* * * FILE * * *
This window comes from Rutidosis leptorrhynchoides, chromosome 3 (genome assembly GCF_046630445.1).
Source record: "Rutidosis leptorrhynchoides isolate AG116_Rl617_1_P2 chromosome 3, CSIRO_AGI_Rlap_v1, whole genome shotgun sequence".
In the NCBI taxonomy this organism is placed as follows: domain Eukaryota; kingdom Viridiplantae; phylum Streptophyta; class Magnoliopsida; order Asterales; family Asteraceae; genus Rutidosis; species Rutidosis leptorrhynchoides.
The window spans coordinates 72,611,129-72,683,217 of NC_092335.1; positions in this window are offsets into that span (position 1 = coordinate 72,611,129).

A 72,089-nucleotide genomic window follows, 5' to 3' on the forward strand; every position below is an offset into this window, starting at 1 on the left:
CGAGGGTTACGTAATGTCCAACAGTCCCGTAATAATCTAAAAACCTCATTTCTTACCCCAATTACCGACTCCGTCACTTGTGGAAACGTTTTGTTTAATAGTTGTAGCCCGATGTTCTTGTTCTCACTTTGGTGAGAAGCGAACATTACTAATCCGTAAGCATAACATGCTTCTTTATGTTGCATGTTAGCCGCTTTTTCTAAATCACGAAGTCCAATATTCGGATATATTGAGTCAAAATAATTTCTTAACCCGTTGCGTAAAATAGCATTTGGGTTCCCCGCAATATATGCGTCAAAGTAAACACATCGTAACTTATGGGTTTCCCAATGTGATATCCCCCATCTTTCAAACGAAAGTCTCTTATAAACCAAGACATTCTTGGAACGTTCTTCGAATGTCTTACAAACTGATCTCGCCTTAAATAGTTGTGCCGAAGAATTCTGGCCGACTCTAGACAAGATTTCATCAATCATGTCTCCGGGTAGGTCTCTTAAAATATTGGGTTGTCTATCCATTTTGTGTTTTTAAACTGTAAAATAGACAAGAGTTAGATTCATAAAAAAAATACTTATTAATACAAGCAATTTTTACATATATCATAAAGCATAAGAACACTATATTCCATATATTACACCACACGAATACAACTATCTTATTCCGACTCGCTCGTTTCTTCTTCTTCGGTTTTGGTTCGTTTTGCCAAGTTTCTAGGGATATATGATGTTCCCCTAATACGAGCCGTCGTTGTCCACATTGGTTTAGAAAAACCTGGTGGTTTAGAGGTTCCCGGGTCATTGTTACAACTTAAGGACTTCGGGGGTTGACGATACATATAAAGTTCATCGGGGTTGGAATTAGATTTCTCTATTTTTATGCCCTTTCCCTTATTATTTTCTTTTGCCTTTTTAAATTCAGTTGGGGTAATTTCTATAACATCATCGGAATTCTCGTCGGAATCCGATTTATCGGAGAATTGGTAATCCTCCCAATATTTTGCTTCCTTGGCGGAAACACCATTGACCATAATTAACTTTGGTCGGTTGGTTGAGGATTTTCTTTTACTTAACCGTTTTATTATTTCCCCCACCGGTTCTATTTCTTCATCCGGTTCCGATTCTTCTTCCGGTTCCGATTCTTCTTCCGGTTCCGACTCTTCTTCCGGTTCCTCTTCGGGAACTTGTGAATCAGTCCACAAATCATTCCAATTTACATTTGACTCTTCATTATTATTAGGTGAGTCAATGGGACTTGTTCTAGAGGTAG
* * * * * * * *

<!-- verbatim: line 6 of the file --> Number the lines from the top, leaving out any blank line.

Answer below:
CGAGGGTTACGTAATGTCCAACAGTCCCGTAATAATCTAAAAACCTCATTTCTTACCCCAATTACCGACTCCGTCACTTGTGGAAACGTTTTGTTTAATAGTTGTAGCCCGATGTTCTTGTTCTCACTTTGGTGAGAAGCGAACATTACTAATCCGTAAGCATAACATGCTTCTTTATGTTGCATGTTAGCCGCTTTTTCTAAATCACGAAGTCCAATATTCGGATATATTGAGTCAAAATAATTTCTTAACCCGTTGCGTAAAATAGCATTTGGGTTCCCCGCAATATATGCGTCAAAGTAAACACATCGTAACTTATGGGTTTCCCAATGTGATATCCCCCATCTTTCAAACGAAAGTCTCTTATAAACCAAGACATTCTTGGAACGTTCTTCGAATGTCTTACAAACTGATCTCGCCTTAAATAGTTGTGCCGAAGAATTCTGGCCGACTCTAGACAAGATTTCATCAATCATGTCTCCGGGTAGGTCTCTTAAAATATTGGGTTGTCTATCCATTTTGTGTTTTTAAACTGTAAAATAGACAAGAGTTAGATTCATAAAAAAAATACTTATTAATACAAGCAATTTTTACATATATCATAAAGCATAAGAACACTATATTCCATATATTACACCACACGAATACAACTATCTTATTCCGACTCGCTCGTTTCTTCTTCTTCGGTTTTGGTTCGTTTTGCCAAGTTTCTAGGGATATATGATGTTCCCCTAATACGAGCCGTCGTTGTCCACATTGGTTTAGAAAAACCTGGTGGTTTAGAGGTTCCCGGGTCATTGTTACAACTTAAGGACTTCGGGGGTTGACGATACATATAAAGTTCATCGGGGTTGGAATTAGATTTCTCTATTTTTATGCCCTTTCCCTTATTATTTTCTTTTGCCTTTTTAAATTCAGTTGGGGTAATTTCTATAACATCATCGGAATTCTCGTCGGAATCCGATTTATCGGAGAATTGGTAATCCTCCCAATATTTTGCTTCCTTGGCGGAAACACCATTGACCATAATTAACTTTGGTCGGTTGGTTGAGGATTTTCTTTTACTTAACCGTTTTATTATTTCCCCCACCGGTTCTATTTCTTCATCCGGTTCCGATTCTTCTTCCGGTTCCGATTCTTCTTCCGGTTCCGACTCTTCTTCCGGTTCCTCTTCGGGAACTTGTGAATCAGTCCACAAATCATTCCAATTTACATTTGACTCTTCATTATTATTAGGTGAGTCAATGGGACTTGTTCTAGAGGTAG